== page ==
New York wants to feel like new again. However, according to a study titled Transportation—Trouble Ahead, that could take tens of billions of dollars over the next five years.
The 28-page research study, which contains the work of the New York State Advisory Panel on Transportation Policy for 2025, stresses the immediate need of a seamless multimodal transportation system, stating “if bold leadership is not shown and adequate, meaningful funding is not provided, the infrastructure will deteriorate, the economy will falter, jobs will be lost and the quality of life in New York State will suffer dramatically.”
After the panel heard countless hours of concerns from stakeholders it came up with primary findings:
- The transportation system is under stress, and conditions will worsen unless New York state dramatically changes the planning, investing, managing and institutional relationships that drive the system;
- The New York State Department of Transportation (NYSDOT) must lead a comprehensive effort to optimize the transportation system in the state. The multiple transportation operations in the state must be integrated to form a seamless system that delivers significantly improved service while enhancing the environment; and
- New York state must develop a new strategy that provides substantial, sustainable and predictable funding dedicated to transportation investments.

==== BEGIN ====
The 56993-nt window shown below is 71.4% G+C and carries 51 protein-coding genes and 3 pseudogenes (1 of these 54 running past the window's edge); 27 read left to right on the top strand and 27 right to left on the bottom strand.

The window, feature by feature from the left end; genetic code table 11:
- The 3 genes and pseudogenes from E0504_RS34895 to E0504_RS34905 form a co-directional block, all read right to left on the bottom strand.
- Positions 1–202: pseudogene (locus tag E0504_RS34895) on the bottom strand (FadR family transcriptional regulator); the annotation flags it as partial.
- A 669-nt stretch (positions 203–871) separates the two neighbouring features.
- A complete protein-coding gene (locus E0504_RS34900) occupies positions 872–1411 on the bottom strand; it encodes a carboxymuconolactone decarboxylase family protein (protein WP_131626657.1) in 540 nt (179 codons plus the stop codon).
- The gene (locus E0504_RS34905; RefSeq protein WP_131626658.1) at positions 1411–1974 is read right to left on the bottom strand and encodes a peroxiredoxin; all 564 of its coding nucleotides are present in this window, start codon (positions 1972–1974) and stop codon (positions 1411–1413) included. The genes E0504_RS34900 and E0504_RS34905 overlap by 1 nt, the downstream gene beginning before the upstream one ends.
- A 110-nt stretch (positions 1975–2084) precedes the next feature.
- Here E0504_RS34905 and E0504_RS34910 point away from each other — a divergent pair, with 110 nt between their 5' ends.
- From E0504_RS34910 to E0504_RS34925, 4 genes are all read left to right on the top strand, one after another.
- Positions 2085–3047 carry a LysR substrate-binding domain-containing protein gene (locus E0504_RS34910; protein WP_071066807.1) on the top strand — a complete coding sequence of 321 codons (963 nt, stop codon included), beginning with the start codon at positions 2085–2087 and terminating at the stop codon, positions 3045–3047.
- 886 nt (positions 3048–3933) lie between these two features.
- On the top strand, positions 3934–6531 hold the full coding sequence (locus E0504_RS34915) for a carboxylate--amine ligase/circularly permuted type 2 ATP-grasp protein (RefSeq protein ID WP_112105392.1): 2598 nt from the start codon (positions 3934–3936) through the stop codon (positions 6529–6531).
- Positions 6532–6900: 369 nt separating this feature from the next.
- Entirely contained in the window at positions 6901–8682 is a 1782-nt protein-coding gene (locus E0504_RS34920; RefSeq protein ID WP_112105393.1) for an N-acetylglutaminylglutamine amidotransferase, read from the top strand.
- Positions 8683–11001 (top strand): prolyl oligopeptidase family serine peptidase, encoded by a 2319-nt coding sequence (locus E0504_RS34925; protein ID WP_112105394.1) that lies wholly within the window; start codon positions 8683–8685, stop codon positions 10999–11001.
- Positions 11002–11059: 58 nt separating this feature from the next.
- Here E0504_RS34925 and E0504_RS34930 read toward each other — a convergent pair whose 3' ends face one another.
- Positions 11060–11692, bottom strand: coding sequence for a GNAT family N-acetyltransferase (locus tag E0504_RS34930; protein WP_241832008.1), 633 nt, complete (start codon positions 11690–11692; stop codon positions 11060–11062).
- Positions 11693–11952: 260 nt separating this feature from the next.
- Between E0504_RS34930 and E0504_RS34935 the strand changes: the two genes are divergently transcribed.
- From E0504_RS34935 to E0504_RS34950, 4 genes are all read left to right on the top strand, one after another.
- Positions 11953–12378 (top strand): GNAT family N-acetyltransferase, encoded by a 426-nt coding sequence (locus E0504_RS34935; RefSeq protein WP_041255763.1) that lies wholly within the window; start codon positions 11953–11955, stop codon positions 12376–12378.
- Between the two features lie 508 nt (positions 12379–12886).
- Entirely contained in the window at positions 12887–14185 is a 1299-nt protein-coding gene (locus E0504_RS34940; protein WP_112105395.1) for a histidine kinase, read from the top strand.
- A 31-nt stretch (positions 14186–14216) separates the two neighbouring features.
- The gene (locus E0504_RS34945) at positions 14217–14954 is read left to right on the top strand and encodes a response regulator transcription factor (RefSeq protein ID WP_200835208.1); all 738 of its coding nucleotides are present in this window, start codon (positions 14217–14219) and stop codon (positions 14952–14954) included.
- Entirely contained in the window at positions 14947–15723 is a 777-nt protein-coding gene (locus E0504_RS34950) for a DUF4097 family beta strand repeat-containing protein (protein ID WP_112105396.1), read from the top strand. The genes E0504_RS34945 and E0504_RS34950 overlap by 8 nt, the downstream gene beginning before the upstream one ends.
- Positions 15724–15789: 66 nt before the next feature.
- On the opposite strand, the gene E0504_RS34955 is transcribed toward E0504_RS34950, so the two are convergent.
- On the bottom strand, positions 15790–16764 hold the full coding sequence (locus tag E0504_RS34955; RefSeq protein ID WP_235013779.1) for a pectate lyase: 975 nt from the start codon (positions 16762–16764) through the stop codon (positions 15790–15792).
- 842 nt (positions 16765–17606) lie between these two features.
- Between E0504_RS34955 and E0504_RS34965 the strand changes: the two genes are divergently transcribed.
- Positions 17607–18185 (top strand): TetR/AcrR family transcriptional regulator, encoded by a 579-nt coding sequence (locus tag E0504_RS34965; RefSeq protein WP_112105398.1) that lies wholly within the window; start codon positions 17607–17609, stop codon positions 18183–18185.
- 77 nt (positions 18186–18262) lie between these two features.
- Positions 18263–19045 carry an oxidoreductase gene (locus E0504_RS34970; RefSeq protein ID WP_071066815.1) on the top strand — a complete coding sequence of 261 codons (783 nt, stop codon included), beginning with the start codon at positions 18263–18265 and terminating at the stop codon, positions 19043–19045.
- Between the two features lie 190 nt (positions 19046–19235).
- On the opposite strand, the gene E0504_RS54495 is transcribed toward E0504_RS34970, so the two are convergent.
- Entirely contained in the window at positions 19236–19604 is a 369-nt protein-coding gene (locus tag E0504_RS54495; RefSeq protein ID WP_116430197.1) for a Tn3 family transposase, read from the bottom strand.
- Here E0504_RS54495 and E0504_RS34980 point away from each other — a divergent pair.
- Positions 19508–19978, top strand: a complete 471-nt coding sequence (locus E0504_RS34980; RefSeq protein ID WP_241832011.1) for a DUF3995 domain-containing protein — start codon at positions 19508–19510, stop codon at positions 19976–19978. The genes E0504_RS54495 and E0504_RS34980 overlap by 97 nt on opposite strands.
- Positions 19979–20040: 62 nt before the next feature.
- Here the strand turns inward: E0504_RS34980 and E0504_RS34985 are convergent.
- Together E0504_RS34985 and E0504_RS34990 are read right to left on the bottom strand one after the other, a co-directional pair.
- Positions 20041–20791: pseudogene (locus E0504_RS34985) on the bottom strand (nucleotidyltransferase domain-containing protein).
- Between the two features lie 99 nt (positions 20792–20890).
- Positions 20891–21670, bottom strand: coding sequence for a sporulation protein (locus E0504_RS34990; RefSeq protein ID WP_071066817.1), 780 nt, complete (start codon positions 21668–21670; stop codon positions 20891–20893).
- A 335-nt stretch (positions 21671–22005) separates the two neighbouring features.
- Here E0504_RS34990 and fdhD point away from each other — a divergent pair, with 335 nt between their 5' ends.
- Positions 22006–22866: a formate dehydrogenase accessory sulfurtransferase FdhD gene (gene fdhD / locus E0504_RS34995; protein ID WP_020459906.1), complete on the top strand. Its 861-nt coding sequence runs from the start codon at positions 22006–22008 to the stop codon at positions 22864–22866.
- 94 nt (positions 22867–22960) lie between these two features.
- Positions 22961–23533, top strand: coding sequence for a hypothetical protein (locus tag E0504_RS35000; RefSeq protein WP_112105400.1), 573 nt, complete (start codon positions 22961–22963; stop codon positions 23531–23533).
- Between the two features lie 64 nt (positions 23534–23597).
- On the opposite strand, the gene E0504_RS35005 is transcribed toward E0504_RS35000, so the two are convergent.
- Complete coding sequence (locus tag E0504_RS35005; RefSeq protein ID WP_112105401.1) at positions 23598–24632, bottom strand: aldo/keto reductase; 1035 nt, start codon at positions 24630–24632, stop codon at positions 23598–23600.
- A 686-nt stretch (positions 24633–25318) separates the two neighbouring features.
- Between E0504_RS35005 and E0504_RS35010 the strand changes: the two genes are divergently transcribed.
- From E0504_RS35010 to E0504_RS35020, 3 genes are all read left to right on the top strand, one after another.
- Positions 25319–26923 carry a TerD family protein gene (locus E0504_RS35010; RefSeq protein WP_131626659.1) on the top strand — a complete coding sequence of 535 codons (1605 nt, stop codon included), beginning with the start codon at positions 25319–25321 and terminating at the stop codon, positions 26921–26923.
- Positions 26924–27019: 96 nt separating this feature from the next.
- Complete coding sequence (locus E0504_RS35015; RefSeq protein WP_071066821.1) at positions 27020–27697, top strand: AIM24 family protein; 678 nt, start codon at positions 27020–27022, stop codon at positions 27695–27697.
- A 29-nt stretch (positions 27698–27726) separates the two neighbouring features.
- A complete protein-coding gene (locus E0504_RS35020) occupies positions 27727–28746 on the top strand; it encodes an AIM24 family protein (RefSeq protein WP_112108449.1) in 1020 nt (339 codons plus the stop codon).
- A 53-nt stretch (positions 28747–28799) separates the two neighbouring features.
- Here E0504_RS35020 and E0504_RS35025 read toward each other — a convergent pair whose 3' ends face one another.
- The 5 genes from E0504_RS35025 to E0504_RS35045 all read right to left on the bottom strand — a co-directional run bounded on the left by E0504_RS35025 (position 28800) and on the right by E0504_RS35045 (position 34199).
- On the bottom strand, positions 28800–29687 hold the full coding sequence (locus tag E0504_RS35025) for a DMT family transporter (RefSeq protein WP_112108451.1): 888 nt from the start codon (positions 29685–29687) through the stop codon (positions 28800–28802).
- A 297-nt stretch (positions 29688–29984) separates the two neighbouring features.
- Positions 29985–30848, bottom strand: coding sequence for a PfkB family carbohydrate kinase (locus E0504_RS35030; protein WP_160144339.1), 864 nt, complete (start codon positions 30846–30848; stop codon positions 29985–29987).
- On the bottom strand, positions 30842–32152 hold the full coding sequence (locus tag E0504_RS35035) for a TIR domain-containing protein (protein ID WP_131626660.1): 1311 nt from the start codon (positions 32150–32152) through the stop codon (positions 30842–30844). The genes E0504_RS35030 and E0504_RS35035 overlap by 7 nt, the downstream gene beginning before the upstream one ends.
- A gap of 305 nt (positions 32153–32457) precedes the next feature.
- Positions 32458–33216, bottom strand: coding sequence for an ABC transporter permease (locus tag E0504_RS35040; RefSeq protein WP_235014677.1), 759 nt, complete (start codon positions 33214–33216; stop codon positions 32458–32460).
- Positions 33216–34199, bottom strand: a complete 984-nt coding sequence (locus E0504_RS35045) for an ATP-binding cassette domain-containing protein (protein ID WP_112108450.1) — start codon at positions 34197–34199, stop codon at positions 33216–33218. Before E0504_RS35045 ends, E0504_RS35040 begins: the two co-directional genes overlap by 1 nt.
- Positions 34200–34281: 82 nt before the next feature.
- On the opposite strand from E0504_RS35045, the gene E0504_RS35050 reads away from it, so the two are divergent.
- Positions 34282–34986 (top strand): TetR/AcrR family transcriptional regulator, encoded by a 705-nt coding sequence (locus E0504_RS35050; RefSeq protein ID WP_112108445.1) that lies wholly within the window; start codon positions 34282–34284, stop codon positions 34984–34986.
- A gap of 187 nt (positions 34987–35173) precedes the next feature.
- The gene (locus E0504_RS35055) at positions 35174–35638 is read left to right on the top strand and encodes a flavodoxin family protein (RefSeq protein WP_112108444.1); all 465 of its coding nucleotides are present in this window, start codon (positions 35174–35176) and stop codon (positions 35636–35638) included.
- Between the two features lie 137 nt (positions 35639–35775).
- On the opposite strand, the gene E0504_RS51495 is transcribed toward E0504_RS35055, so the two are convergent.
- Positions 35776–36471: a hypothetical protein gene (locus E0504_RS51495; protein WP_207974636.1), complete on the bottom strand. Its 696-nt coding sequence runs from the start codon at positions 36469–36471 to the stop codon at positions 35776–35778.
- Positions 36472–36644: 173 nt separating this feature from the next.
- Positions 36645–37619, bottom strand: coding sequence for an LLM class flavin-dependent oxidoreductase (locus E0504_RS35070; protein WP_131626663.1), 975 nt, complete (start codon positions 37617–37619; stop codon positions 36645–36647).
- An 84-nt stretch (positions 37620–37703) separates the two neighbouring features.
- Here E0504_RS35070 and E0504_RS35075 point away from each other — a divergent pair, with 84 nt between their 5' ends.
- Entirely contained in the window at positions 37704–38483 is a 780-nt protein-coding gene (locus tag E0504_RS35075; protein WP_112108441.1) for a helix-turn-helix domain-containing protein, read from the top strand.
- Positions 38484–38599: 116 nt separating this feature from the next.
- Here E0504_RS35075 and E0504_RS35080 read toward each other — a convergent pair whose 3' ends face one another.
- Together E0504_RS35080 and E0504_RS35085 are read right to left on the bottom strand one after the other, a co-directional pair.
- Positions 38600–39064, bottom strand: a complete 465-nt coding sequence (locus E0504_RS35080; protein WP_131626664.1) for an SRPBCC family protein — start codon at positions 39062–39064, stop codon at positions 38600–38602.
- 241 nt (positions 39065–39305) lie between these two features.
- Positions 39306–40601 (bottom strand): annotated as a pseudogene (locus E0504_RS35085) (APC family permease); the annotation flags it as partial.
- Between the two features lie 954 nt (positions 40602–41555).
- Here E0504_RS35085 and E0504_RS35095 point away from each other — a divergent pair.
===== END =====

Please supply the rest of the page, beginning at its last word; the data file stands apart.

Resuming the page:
“My sense is the commissioner thinks this report really lays out the issues and problems,” Dr. Robert Paaswell, director and distinguished professor of engineering at the University Transportation Research Center, told Roads & Bridges. The center helped produce the final report. “There’s an incredible consensus in the fact that we’ve got an aching infrastructure, that we have an incredible demand on the infrastructure and that we need to make our agencies much more multimodal.”
New York highways and bridges are indeed sending out distress signals. According to the report, the average highway condition rating shows a drop in the average surface rating from 7.05 in 2000 to 6.86 in 2003. The study reveals that 37% of New York’s bridges are structurally deficient or functionally obsolete.
Congestion, transit, air traffic and the state’s railroad system also received comprehensive evaluation, and the panel concluded that each area is under identical duress.
Funding will be the real challenge. New York upgraded its transportation system in the 1990s through a series of bonds. The report, however, reveals that “the rising cost of debt service to finance prior commitments has reduced the pool of funding available to meet existing and future needs for all modes. In 1995 New York State paid $73.7 million for highway debt service. By 2002 that amount had risen to $715 million.”
Despite the hurdles, NYSDOT seems committed to rectifying the current state of affairs.
“This is different than what the DOT did 20 years ago, when each region came up with small-scale projects and the state tried to fund everyone equally,” said Paaswell. “The state DOT has to have the ability to look at the state network as a whole network and identify the pressure points.”